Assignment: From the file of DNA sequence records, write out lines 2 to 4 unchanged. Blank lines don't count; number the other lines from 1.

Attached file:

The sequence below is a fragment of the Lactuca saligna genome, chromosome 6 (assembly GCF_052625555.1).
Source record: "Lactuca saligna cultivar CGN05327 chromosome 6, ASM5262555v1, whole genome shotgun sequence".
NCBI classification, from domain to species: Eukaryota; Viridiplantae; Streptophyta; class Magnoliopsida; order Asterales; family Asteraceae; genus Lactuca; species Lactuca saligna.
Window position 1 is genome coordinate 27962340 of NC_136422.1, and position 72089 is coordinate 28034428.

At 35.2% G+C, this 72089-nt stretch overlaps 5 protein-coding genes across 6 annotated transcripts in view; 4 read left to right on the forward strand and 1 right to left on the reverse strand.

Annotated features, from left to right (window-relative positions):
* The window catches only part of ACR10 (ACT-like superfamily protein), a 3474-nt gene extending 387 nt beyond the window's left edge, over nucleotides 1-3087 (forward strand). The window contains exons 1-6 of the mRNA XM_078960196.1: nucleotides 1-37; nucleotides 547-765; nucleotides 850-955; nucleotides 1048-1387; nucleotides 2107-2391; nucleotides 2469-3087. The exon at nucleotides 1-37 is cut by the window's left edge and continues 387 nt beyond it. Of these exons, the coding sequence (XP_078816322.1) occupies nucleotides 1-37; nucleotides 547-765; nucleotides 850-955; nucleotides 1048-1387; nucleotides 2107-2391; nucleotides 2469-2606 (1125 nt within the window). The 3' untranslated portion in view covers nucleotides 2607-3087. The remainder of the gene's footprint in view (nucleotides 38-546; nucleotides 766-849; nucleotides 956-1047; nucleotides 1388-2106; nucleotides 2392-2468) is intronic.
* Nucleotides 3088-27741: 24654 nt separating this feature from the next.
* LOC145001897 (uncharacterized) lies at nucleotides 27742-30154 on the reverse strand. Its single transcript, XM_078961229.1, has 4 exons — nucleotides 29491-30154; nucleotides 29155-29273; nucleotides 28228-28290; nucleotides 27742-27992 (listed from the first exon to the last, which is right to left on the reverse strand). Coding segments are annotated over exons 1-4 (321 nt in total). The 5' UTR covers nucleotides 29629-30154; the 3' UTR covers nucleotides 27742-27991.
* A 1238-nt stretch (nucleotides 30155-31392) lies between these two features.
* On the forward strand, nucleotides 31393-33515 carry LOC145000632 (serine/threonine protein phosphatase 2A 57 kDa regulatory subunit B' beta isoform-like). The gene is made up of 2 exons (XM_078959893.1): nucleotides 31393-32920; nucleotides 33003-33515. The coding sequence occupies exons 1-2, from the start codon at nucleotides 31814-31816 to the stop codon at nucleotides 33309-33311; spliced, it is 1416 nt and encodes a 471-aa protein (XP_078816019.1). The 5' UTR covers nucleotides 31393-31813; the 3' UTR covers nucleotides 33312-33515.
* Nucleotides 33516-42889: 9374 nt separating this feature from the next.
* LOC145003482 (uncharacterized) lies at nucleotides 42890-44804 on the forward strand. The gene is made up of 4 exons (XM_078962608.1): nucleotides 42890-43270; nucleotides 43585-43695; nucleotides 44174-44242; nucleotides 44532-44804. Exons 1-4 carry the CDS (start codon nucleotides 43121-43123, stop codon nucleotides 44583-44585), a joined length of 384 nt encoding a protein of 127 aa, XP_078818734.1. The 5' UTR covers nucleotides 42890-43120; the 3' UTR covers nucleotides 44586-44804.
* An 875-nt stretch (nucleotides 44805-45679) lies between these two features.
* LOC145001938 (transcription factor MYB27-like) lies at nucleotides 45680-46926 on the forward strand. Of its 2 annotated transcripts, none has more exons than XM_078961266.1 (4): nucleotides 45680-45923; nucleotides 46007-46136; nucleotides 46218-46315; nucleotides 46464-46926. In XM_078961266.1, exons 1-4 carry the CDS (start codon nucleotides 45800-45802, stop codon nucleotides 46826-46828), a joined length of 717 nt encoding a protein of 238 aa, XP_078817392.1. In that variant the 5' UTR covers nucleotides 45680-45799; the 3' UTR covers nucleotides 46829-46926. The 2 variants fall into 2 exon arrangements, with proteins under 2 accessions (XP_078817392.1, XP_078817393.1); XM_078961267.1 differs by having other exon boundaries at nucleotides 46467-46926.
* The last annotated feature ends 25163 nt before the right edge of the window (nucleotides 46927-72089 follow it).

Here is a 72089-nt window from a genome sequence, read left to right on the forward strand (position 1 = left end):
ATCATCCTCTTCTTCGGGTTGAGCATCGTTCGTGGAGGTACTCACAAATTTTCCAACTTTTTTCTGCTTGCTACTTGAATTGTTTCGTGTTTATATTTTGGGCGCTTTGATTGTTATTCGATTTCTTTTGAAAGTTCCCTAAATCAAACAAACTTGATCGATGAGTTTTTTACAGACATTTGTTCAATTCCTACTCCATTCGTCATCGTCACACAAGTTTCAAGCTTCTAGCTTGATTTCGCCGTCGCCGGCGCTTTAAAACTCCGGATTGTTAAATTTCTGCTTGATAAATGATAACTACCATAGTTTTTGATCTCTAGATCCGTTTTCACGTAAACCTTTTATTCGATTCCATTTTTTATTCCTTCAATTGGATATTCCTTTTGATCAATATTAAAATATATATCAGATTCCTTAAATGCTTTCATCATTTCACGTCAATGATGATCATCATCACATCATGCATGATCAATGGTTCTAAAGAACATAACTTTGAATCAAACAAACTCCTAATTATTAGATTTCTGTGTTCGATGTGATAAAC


Source record: "Lactuca saligna cultivar CGN05327 chromosome 6, ASM5262555v1, whole genome shotgun sequence".
NCBI classification, from domain to species: Eukaryota; Viridiplantae; Streptophyta; class Magnoliopsida; order Asterales; family Asteraceae; genus Lactuca; species Lactuca saligna.
Window position 1 is genome coordinate 27962340 of NC_136422.1, and position 72089 is coordinate 28034428.